Join the STEM Teacher Leadership Network!

The National Science Foundation-funded STEM Teacher Leadership Network invites teacher leaders, aspiring teacher leaders, researchers and administrators interested in teacher leadership to join, interact, and connect with this new virtual learning community and collegial network. The free membership provides access to networking tools, resources, and events throughout the year that will help members explore topics related to STEM teacher leadership. Members share their paths, challenges, strategies, opportunities, events, and resources with one another. Each month the Network will focus on a theme to elevate STEM teacher leadership. Each monthly theme will include a featured blog post, an interactive online expert panel, a month-long facilitated discussion with teacher leaders and content experts, and related resources and videos. 

Accelerating Gains in K-12 Engineering Education

A new report by the Education Commission of the States (ESC) examines results from the 2014 and 2018 NAEP Technology and Engineering Literacy assessments. These national tests gauge a sample of eighth graders’ ability to “design…objects, processes and systems to meet human needs and wants.” Accompanying questionnaires ask schools, teachers and test takers about students’ exposure to technology and engineering, both in and out of school. And there is a lot of good news to report yet gaps persist by race, ethnicity, income and gender (hint: the girls are still doing better). For more details, visit

Girls Steam Ahead with NASA Resources

The National Girls Collaborative Project (NGCP) held an online webinar on November 14, 2019, titled Exemplary Practices using Girls STEAM Ahead with NASA Free Resources . NASA provides resources and experiences that enable youth, families, and lifelong learners to explore fundamental questions in science, experience how science is done, and discover the universe for themselves. The goal of the webinar was to strengthen science learning and literacy and to enable inquisitive learners to discover the universe for themselves in innovative, interactive ways that meet today’s 21st century needs.  Click on the following link to access the recording, slides, and links to resources discussed during the webinar:

Set a Place at the STEM Table for Youth with Disabilities and their Families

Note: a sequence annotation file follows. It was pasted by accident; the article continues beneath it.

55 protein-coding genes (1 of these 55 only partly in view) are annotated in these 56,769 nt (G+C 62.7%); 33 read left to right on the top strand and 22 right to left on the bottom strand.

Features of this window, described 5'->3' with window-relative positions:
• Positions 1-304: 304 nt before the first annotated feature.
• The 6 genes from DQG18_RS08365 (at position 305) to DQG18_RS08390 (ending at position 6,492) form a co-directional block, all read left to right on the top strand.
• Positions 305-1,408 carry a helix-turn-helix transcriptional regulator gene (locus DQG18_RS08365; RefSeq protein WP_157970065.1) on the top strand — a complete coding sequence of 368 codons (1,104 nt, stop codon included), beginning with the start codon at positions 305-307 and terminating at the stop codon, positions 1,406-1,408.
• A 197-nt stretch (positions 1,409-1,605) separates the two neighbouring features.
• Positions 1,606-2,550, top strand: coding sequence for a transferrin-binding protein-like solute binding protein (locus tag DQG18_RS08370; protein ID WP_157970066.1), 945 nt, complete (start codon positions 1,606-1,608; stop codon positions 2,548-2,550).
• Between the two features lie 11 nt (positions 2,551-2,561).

Youth with disabilities hold potential to be productive and creative adults, and yet they are less likely to go to college and less likely to live independently than their peers without disabilities. It’s not because of their disability, but often because of the expectations and opportunities afforded to them. STEM can provide the means to master skills and develop confidence and perseverance that make possible a fulfilling life. Afterschool and summer programs provide many positive impacts as a result of hands-on engagement in safe spaces with caring adults and supportive peers. They increase interest and confidence in STEM and introduce a wide range of career pathways. Click on the following link to read Dr. Linda Kekelis’s case study where she shares how STEM can empower and the programs, such as Deaf Kids Code, that are engaging youth and their families to make STEM learning opportunities accessible and successful:

Did you miss the November Network Meeting?
View a recording of it here

Help grow the network!
Please forward this newsletter to colleagues and contacts.
IM STEM is a network of STEM educators and leaders across six states (CO, ID, NM, NV, UT, and WY) working to support STEM equity at key transition points (middle school to high school and high school to college).
This material is based upon work supported by the National Science Foundation under Grant No. 1744472. Any opinions, findings, and conclusions or recommendations expressed in this material are those of the author(s) and do not necessarily reflect the views of the National Science Foundation.